The next section of the test is service.  I felt  inept in this area ahead of time and while I was taking it I was pretty sure this was the section that could keep me from passing.  I felt pretty confident in the other sections, maybe even a little too much.  There is a long gap between the first part of the test and the service part.  I had my Tasting and Theory test at 8:20 am though they request arrival at 8am.  That part lasts from 8:20-9:20 and then is following by a one to two hour gap which maybe changes based on your class size.  After sitting outside and talking with peers about what the test was about, what the wines were,  some last minute totally not beneficial cramming, you are then required to meet in a room where a master sommelier will summon you onward.  You stand in a hallway for a few minutes, a master sommelier tells you what restaurant you are pretending to be in, what wine you are serving, and then it’s ready set go!  Five of us, five master sommeliers and just like that you are waiting tables at a 5 star restaurant, no joke.  You prepare the wine, practice the right levels of what is in the glass, remember to line your tray with a linen, put the glasses in the right order, walk with a tray of glasses, don’t bump the invisible guests and always walk clockwise!  It seems ridiculous since there is only one person sitting there, but that’s what is expected.  Know your cocktails, know your spirits, know food pairings and why, and sell everything you recommend.  I found this part difficult since I have been on the sales side of wines and not service.  As wine sales reps, we open bottles and pour – thats it!  No fine dining, no linens, no order of putting down glasses and picking them up, carrying trays, having an extensive wine list of different price points in the back of your mind ready to regurgitate with a perfect pairing.  Now I know…. I don’t want to stress anyone out at all as the other parts for me were not that difficult.  If you have restaurant experience – it really is an extreme advantage on this section.  The people in my class who had a service background passed this section.  After completing your service there is a long gap of waiting and stressing.  It was about five hours after the test when I  came back to hear the result.  The test on the website says its from 8-5:30, that is not the case.  It is a lot of waiting. until your fate is called out in front of everyone.  Unfortunately, I did not get to celebrate with the small group of people who passed.  You receive a feedback card and mine highlighted my lack of serving experience.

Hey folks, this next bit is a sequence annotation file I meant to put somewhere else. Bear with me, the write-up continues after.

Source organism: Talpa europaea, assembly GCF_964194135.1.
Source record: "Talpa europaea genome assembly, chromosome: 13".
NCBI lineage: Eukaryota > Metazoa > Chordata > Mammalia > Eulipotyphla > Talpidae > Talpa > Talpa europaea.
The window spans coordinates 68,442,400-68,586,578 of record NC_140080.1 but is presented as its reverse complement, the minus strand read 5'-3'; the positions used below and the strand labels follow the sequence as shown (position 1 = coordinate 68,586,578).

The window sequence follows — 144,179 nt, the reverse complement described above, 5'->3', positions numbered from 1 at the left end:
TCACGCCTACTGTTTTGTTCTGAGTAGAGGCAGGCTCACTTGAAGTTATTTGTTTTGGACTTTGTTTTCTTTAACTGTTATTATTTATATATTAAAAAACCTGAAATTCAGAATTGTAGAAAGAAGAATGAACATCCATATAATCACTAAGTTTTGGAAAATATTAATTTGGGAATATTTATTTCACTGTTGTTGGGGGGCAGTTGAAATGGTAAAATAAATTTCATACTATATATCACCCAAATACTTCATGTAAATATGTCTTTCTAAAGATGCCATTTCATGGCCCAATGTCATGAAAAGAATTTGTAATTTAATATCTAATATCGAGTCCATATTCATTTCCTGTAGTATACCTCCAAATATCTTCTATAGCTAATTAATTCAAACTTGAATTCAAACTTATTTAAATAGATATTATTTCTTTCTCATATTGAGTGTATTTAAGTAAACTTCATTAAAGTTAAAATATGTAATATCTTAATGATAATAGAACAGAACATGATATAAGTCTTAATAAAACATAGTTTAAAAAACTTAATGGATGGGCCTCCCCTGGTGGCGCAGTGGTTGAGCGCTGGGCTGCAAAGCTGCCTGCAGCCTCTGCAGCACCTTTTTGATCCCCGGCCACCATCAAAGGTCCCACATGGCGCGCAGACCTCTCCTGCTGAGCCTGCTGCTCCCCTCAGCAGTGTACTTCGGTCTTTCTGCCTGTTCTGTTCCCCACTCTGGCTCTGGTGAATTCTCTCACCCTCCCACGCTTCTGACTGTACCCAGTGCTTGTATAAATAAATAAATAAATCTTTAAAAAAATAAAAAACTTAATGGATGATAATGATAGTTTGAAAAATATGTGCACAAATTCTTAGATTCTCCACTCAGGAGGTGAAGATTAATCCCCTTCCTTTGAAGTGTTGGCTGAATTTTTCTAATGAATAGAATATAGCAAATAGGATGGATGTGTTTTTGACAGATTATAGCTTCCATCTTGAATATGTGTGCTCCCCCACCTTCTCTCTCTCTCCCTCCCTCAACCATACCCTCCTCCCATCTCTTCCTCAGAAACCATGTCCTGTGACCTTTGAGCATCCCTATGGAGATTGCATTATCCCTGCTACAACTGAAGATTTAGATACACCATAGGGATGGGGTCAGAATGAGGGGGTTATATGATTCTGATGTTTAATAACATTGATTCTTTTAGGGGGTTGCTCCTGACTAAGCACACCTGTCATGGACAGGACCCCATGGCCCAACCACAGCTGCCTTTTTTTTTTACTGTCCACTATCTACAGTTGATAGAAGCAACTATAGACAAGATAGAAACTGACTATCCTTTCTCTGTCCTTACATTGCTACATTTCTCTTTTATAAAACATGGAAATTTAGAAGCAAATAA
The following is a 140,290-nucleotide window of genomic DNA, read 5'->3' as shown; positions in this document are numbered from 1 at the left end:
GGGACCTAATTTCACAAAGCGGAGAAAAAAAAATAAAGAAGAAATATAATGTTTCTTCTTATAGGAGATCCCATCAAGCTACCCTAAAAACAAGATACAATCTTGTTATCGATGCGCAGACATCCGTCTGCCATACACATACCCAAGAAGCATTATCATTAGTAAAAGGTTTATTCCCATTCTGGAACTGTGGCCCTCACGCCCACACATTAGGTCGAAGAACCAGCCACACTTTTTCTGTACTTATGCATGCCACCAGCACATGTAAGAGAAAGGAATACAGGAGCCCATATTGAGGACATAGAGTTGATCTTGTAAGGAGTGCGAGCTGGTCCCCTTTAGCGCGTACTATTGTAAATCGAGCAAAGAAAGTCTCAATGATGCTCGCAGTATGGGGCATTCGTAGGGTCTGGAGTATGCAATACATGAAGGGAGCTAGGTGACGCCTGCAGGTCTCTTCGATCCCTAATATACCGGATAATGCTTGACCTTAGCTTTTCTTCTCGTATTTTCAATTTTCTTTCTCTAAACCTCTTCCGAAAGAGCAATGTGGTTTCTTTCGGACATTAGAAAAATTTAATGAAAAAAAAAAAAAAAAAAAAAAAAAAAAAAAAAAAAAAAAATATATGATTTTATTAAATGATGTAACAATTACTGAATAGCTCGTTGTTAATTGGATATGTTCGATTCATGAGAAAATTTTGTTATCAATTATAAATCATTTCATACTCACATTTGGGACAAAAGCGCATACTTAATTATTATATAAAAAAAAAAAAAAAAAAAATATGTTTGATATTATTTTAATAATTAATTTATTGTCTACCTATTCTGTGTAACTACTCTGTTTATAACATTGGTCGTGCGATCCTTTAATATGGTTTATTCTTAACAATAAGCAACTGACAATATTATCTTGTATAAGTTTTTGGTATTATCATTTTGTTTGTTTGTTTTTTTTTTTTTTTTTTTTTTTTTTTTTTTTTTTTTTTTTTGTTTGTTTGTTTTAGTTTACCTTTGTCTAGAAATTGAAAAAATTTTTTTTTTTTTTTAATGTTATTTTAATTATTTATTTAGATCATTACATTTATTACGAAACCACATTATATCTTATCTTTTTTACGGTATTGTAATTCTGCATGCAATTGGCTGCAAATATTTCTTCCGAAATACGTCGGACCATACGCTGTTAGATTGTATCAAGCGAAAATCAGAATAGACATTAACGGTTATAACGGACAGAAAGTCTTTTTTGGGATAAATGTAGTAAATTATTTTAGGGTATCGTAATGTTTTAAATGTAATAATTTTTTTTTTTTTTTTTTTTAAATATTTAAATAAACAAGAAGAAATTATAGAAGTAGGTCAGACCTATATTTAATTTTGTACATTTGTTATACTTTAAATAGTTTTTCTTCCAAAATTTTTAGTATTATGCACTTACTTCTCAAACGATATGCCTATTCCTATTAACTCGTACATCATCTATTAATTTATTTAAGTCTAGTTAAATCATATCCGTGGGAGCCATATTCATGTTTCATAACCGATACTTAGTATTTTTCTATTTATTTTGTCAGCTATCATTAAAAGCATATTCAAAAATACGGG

So in the end, I passed two sections and failed one – therefore I did not pass.  I am signing up for the next one and have some practicing to do!  Next time I will get my Certified Sommelier Pin.  Good luck to everyone else! 🙂

2 thoughts on “Taking the Sommellier Level 2 Exam”

  1. Dear Alexis:

    I read your encounter with your Level Two with great anticipation! I am sorry you were unsuccessful this time but sincerely hope you attempt it again. I hope the Court gave you some productive feedback! It may be just that as the exams get harder, you need to have a “dry run” at it first. Wishing you much success next time!

  2. Hi Alexis,

    Wanted to find out if you did the second go round yet.

    Also wanted to get your thoughts. I can do level one in Nov. Sounds like I should practice more before trying level two.

    Would love to connect and get more of your insight before starting on this journey.

    Thanks!

Leave a Reply

Your email address will not be published. Required fields are marked *